In these pre-Facebook, Twitter, YouTube, WhatsApp, SnapChat days, the Rivals message boards did big business. Plymouth, who fought for and eventually won promotion alongside us, had an active community that actually turned into quite a fun union between the two clubs — meet ups and drink ups in the old Bush Ranger before its sad demise, Green Gob et al in attendance. Bristol City, on the other hand, became the butt of all jokes. When their team, managed by Danny Wilson and with a formidable forward line of Lee Peacock, Leroy Lita and Christian Roberts, went on a remarkable 11 match winning run, which included five separate 90th minute goals, they moved from play-off contender to automatic promotion shoo-in. It coincided with the only wobbles that year from Argyle and Rangers. City’s Rivals site published a weekly “promotion calculator” which whatever numbers they put into it kept churning out 103, 106, 109 (!!) point totals for City. Captain Brian Tinnion gave an infamous interview in which he said Plymouth and QPR were “running scared” and that it could well be “all over bar the shouting” by the time the three sides all met each other over the Easter week by a quirk of the fixture list. City, as they tended to do quite a lot back then, bottled the promotion push late on, allowing QPR to sneak back into second behind Argyle, and then choked in the play-off final against Brighton. How we laughed. How long the ‘POP’ threads went on for.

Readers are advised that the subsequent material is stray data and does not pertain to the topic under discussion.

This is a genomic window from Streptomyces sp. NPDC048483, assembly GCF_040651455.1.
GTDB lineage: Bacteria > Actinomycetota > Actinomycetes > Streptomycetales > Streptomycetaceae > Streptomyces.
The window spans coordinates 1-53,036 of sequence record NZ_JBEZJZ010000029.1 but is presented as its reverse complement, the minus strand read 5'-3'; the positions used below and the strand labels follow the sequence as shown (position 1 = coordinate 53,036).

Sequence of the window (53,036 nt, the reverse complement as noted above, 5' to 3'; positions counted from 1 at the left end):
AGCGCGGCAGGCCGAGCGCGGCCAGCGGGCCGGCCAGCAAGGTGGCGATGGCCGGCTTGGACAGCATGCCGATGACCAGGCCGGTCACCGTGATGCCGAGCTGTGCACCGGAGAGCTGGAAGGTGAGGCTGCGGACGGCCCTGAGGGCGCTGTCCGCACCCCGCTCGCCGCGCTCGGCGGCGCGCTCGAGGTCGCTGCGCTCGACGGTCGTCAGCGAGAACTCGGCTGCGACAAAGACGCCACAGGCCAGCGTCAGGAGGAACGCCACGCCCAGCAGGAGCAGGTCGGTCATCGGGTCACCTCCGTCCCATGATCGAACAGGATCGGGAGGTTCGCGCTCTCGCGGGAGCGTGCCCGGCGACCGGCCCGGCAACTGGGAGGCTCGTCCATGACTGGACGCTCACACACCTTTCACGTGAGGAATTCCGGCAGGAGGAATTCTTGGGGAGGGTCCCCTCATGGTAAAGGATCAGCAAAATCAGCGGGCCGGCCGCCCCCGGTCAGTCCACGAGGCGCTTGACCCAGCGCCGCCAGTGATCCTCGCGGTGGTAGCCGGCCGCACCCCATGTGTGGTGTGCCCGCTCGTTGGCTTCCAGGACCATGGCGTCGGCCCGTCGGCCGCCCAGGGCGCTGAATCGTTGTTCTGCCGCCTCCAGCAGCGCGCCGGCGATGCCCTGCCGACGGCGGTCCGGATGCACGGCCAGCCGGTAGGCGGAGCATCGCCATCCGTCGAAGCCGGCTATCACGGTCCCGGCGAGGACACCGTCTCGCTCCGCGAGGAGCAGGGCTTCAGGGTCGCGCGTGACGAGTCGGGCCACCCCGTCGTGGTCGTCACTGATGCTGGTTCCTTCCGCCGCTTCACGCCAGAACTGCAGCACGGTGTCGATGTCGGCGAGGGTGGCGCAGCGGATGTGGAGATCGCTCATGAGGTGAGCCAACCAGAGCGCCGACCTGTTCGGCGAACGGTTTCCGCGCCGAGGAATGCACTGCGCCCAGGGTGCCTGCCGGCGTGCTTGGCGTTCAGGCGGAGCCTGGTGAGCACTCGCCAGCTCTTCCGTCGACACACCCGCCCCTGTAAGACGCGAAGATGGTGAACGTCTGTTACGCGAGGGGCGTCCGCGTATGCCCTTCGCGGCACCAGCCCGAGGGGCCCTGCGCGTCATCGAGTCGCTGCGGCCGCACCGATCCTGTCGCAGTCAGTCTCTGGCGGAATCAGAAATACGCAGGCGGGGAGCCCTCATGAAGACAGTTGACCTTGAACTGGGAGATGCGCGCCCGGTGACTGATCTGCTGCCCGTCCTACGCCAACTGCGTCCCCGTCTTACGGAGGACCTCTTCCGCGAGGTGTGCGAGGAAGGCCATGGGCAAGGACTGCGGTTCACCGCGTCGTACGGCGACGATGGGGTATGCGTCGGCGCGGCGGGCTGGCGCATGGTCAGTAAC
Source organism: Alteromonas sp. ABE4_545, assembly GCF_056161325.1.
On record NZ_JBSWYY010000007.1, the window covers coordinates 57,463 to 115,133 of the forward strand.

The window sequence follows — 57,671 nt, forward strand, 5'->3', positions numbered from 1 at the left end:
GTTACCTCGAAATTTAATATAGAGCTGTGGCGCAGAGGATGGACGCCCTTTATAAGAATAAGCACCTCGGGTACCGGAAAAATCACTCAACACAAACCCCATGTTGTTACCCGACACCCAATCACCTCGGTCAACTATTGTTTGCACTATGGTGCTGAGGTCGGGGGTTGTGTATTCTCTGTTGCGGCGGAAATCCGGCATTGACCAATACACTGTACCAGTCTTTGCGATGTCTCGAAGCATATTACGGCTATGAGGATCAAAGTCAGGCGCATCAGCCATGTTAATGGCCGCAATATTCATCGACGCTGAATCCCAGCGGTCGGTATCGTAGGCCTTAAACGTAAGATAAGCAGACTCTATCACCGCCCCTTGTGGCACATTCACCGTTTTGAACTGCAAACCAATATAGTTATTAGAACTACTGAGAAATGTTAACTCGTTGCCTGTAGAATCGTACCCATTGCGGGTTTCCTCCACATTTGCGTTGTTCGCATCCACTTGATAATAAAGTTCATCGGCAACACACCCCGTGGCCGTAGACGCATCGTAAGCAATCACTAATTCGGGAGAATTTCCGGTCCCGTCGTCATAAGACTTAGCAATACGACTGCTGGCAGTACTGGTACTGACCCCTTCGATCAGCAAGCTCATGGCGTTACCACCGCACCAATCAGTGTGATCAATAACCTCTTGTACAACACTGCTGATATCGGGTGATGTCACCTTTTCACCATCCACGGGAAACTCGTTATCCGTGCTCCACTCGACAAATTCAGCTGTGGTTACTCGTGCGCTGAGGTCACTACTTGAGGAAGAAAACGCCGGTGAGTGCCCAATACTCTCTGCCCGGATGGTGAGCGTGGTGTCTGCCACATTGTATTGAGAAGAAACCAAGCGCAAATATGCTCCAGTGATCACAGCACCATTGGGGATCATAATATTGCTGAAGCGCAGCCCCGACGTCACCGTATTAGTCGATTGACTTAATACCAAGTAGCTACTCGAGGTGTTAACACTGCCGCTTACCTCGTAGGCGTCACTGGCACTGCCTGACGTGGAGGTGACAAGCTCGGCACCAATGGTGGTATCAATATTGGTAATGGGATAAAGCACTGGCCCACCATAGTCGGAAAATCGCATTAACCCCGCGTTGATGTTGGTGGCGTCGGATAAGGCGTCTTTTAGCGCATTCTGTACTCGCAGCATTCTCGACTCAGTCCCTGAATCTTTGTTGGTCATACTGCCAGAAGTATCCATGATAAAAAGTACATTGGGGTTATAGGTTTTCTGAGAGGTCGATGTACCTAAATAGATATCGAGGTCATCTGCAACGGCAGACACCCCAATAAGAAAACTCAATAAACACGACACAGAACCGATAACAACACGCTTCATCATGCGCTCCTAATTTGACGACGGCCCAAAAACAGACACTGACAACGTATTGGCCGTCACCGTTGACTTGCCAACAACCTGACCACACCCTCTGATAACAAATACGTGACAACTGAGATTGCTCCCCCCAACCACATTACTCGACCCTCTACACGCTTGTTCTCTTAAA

When City did eventually get themselves back into the Championship a couple of years later it coincided with QPR having another financial collapse. As opening day fixtures went, with new signing Lee Trundle doing his usual bits up front, this was not one many of us would have gone for and the atmosphere around Ashton Gate that afternoon was white hot. There was genuine hatred and resentment there, and when Scott Murray scored a blinding goal in the last minute to put City 2-1 up you’d rarely heard a noise like it. Nor has there been, before or since, an away end that dissolved in quite the same way as our one did that day when Damion Stewart conjured an unlikely equaliser in the final second of stoppage time. The backless chairs they'd bolted onto an old terrace in that stand offered no resistance to the surge forward, and the whole place became a flying death trap. Fun times.